Asia on the big screen
What to watch and look out for on the big screen
App War, film T Moment
The Thai film App War deserves more audience attention than it has got since its opening last week. The romantic drama set against a backdrop of two tech start-ups competing to get funding for a new app has so far made 10 million baht at the box office. At this rate, it will soon leave the cinemas with receipts of around 15 to 17 million -- not dismal, but disappointing given the fairly decent quality of the film.
This is a worrying blip on the radar: an OK film, not great but entertaining, well-scripted, and all in all agreeable enough, should have a place in the market. It shouldn't be punished because it couldn't cook up a hype, inspire a social media hashtag, or because the trailer made it look too "serious". App War, the second film by new studio T-Moment, is a rare Thai film that focuses on the workplace and professional rivalry, as two groups of young tech types try to outsmart each other in developing a new social media app. It features a cast of good-looking young actors playing programmers and marketers, and though the story loses its focus and goes a little erratic in its romantic part, it's still an above-average package, a good effort in giving something slightly different to the viewers.
In other words, the industry needs more films like this -- mid-budget films with some (not too much) ambition, films that keep the wheel turning. To maintain a healthy industry, we can't just rely on mega-hits (100 million baht or above in box office), which are hard to come by these days, and, at the opposite end, on award-winning films with artistic courage and film festival exposure. We need those two, of course, but more than that we also need something in the middle to keep things moving.
App War is still in cinemas this week.
Shoplifters & Burning
It's not often that we have two acclaimed Asian films in our cinemas mere months after they premiered triumphantly at Cannes Film Festival. But here they are, drawing crowd and praise: Shoplifters, the Palme d'Or winner by Japanese director Hirokazu Kore-eda, which opened last week; and Burning, a Korean film by the revered Lee Chang-dong, which has been playing for a few weeks but is still going pretty solid.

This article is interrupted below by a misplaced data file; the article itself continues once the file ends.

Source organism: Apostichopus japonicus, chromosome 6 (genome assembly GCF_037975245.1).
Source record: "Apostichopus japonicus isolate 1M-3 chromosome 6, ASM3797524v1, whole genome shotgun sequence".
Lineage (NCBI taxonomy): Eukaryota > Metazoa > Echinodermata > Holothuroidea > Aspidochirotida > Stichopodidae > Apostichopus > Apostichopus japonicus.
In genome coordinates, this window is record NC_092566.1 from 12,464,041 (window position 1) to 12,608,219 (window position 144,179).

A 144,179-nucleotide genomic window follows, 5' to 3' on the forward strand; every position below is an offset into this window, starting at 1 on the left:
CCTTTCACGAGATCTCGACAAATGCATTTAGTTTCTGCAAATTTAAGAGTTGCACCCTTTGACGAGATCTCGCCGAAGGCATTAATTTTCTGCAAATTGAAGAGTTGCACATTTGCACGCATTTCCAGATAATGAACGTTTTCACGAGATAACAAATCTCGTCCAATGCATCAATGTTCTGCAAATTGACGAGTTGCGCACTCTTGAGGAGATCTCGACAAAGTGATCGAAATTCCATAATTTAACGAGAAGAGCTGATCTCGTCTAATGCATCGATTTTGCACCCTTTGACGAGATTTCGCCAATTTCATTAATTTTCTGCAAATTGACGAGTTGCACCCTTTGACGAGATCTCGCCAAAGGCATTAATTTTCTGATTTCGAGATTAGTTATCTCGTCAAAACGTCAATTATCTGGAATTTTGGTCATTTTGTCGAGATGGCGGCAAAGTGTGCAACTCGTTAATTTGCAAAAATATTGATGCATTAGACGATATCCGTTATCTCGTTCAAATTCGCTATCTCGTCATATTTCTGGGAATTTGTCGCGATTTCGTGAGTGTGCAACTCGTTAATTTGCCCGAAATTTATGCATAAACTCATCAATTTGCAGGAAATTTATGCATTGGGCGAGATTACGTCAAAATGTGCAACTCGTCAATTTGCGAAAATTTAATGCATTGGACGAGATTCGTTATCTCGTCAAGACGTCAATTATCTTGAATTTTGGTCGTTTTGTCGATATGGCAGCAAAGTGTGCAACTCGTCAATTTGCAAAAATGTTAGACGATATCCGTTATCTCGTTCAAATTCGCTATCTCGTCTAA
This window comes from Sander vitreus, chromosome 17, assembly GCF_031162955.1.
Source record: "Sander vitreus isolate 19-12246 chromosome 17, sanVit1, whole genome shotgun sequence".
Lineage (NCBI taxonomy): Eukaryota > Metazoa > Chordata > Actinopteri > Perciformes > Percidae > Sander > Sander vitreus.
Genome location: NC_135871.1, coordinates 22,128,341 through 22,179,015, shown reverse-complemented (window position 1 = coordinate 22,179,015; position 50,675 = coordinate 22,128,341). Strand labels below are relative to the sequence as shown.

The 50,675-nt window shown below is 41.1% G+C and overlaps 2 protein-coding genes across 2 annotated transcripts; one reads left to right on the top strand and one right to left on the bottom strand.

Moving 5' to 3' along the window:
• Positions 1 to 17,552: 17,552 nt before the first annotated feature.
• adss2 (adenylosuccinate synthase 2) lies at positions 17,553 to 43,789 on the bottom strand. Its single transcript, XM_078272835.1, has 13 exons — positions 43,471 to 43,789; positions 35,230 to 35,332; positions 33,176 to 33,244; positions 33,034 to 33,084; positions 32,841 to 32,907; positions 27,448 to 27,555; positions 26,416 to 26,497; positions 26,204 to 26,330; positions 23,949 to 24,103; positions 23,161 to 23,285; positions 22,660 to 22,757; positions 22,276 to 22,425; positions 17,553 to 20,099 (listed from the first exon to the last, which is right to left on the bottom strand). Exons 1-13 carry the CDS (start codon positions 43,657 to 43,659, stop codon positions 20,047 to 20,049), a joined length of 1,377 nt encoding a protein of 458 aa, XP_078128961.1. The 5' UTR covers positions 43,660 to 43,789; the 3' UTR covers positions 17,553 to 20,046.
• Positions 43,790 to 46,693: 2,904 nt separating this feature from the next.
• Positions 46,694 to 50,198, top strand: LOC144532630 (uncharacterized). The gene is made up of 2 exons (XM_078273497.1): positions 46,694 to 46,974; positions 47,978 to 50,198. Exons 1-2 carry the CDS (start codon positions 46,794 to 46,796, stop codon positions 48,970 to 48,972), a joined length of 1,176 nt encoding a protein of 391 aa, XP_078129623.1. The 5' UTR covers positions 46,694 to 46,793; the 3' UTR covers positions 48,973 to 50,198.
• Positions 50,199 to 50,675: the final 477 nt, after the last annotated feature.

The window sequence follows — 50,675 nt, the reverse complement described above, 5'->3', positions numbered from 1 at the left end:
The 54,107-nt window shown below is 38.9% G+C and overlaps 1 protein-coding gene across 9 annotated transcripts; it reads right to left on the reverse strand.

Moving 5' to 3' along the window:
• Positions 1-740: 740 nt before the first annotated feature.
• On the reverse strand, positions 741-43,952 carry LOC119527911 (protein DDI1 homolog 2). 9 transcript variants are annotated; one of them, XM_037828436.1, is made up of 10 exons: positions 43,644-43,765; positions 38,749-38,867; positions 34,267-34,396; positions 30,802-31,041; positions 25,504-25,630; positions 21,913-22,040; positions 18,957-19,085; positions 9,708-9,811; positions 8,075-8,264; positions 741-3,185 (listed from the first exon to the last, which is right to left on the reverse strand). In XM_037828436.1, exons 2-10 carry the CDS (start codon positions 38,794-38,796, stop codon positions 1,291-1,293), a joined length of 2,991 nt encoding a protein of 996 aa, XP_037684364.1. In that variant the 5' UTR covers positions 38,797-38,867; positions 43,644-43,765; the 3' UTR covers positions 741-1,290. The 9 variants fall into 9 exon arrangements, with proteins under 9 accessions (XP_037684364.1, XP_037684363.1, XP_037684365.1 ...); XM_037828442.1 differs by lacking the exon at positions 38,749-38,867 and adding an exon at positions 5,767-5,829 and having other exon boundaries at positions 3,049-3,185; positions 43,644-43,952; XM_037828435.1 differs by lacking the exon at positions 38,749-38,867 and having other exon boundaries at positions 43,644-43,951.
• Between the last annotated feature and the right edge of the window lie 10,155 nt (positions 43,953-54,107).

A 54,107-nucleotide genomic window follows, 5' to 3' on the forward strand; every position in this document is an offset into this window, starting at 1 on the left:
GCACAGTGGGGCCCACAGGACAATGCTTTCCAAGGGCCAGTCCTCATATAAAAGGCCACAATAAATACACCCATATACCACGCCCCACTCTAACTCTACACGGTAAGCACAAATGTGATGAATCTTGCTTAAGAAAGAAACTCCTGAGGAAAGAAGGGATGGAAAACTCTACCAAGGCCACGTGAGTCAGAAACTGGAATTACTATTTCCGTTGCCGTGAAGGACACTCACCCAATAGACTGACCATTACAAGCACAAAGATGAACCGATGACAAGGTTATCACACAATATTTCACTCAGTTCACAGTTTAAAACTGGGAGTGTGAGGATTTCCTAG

Films from 2018 Cannes Film Festival Published caption : Shoplifters. CANNES FILM FESTIVAL
Shoplifters, showing at House RCA and Scala, will send you out swelling with conflicting emotions: heartbreak, warmth, pain, despair and acceptance. Kore-eda's greatness lies in his ability to make feel-bad movies that leave enough room for hope, or at least for that fragile, wistful belief that the tragedy of having a family can't be as bad as not having one.
In Shoplifters -- a film that combines many of the director's signature elements -- a family of five ekes out a living in the underbelly of Japanese society -- as petty thieves, as a peep-show dancer and even a professional emotional blackmailer (Kirin Kiki, playing a grandmother who preys on the guilt of her ex-husband's new family). One night, the father (Franky Lily) and mother (Sakura Ando) bring home a little girl who's been abused by her parents, and the arrival of this new "family member" will soon unravel the secrets of everyone in this unusual household. The central question in Shoplifters pertains to the thing that bonds a family together. What connects two (or six) people who share the same roof? Blood? Love? Death? Money? In a way, Shoplifters is built on an outrageously melodramatic plot, but in Kore-eda's hands, it comes off as natural, touching and genuine.
I've already written about Burning, a slow-burn drama about loneliness and class tension. If you haven't seen it, hurry up. The film should leave cinemas within a week.
A few words now -- and more later -- on the Thai film Kraben Rahu (Manta Ray). The feature film by Phuttiphong Arunpheng will premier at Venice International Film Festival at the end of this month, the only Thai film to be invited to the oldest cine-festival. The film, a Thai-French co-production, tells the story of a fisherman who finds an injured man in the forest -- probably a Rohingya. They form a friendship, but when the fisherman doesn't return from the sea, the stranger begins to take over his friend's life.
Phuttiphong has long worked as director of photography for feature films and commercials. Manta Ray is his first movie as a director, and it's a thematic continuation of his short film Ferris Wheel, which tells the story of a migrant worker in a northern border town.
After Venice, the film is likely to be booked at various other film festivals and will probably be released here later in the year.
Mantay Ray, film photo: vimeo.com/user35323361